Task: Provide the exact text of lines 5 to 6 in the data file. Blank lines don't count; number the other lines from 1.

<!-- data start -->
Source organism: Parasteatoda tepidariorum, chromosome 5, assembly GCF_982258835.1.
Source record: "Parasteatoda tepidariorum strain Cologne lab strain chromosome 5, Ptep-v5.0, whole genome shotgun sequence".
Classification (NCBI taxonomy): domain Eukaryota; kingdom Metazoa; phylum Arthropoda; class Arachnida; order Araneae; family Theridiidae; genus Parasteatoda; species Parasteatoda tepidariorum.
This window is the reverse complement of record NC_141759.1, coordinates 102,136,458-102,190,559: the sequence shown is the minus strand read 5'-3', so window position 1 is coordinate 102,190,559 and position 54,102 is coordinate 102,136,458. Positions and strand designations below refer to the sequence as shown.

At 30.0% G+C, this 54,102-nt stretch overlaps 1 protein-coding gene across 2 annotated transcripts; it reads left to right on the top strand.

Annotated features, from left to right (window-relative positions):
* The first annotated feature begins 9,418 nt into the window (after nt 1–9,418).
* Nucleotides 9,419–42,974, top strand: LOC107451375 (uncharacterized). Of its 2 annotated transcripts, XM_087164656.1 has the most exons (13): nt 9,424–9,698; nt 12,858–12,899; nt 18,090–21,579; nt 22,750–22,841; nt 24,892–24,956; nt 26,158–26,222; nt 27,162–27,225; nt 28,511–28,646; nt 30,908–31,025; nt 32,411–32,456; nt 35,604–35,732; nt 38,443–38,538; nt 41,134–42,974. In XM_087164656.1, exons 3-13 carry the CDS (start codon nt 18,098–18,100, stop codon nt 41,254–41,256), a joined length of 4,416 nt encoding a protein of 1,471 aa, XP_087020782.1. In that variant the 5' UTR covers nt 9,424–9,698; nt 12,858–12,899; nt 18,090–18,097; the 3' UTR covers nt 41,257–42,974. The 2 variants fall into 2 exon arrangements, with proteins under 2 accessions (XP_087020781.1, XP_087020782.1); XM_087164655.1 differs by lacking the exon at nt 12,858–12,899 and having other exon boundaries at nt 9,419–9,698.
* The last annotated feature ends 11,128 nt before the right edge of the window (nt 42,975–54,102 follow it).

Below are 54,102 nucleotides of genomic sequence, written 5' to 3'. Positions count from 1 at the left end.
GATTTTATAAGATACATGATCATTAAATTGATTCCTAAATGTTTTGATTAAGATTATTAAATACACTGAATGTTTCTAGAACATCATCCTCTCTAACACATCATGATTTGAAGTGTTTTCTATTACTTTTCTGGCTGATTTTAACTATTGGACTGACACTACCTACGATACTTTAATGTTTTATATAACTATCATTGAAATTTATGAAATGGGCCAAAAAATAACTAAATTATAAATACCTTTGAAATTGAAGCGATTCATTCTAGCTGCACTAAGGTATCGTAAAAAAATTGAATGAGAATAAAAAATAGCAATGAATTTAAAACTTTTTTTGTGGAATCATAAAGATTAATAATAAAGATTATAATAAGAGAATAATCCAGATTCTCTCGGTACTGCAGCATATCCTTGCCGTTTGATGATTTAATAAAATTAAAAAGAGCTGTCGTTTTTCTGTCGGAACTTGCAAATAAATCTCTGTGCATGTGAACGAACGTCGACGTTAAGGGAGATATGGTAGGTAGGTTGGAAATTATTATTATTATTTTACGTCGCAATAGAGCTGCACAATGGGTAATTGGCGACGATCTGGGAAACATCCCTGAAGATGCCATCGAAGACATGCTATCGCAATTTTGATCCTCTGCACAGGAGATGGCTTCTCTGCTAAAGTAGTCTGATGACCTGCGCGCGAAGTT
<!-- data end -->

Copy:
At 30.0% G+C, this 54,102-nt stretch overlaps 1 protein-coding gene across 2 annotated transcripts; it reads left to right on the top strand.

Annotated features, from left to right (window-relative positions):